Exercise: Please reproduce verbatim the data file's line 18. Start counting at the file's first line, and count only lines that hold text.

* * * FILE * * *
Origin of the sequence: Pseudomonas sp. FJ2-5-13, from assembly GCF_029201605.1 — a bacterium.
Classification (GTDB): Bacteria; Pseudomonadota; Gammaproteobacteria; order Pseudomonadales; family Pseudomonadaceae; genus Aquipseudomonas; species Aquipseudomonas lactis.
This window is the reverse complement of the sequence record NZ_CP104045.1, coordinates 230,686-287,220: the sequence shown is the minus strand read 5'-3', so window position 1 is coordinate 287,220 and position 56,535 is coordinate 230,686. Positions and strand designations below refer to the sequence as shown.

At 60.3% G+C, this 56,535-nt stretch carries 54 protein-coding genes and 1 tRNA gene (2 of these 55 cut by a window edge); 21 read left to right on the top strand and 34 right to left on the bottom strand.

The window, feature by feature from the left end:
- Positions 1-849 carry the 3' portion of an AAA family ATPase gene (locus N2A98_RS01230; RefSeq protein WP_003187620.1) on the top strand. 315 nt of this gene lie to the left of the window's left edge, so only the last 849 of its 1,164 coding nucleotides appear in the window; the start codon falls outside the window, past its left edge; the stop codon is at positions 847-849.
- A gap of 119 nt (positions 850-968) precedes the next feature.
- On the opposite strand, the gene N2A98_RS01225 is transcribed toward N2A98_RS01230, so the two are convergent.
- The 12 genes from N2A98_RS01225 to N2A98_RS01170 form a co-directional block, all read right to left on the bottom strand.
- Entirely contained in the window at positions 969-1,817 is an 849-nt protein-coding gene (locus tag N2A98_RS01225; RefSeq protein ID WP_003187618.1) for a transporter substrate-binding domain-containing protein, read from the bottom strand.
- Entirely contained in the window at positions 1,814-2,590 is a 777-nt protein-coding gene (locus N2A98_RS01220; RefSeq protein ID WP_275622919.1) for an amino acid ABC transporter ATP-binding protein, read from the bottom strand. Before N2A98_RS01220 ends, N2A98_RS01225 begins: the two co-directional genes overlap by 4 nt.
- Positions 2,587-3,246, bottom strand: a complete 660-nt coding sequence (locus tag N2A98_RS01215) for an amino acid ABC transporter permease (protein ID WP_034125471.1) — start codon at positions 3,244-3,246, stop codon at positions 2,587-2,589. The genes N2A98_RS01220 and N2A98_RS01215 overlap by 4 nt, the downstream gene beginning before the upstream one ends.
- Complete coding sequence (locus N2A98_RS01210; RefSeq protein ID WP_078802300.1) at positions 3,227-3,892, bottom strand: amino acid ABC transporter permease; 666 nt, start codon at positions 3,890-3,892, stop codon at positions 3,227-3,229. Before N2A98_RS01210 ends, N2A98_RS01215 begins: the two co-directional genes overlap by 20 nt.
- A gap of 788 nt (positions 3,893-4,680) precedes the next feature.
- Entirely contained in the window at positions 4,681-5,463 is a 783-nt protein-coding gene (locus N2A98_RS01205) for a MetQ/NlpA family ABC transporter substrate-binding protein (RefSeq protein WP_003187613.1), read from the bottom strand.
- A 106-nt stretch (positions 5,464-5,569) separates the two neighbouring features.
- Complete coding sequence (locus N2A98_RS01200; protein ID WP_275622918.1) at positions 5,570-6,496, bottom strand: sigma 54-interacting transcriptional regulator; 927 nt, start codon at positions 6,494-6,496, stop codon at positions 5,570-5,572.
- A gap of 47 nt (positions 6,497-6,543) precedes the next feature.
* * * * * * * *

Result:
- A gap of 47 nt (positions 6,497-6,543) precedes the next feature.